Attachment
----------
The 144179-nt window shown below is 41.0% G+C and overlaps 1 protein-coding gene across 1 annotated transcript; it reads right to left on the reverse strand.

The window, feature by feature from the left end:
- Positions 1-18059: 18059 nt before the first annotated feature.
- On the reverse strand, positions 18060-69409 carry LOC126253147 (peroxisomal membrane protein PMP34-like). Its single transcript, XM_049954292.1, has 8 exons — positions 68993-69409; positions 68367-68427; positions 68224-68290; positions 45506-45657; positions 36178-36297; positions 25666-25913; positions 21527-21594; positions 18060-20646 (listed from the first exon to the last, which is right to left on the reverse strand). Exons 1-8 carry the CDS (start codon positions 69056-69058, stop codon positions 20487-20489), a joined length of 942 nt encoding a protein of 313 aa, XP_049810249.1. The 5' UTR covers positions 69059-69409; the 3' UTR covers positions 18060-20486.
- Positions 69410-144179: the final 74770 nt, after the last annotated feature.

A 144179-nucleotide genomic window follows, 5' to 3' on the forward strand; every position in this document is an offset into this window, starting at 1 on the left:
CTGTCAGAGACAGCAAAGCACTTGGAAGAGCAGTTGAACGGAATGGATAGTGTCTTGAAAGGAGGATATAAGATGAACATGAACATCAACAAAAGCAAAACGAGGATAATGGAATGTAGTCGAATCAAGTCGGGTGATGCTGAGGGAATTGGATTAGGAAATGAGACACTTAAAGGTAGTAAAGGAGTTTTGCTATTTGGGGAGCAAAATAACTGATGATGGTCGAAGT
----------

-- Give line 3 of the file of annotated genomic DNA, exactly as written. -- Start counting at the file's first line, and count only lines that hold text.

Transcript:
- Positions 1-18059: 18059 nt before the first annotated feature.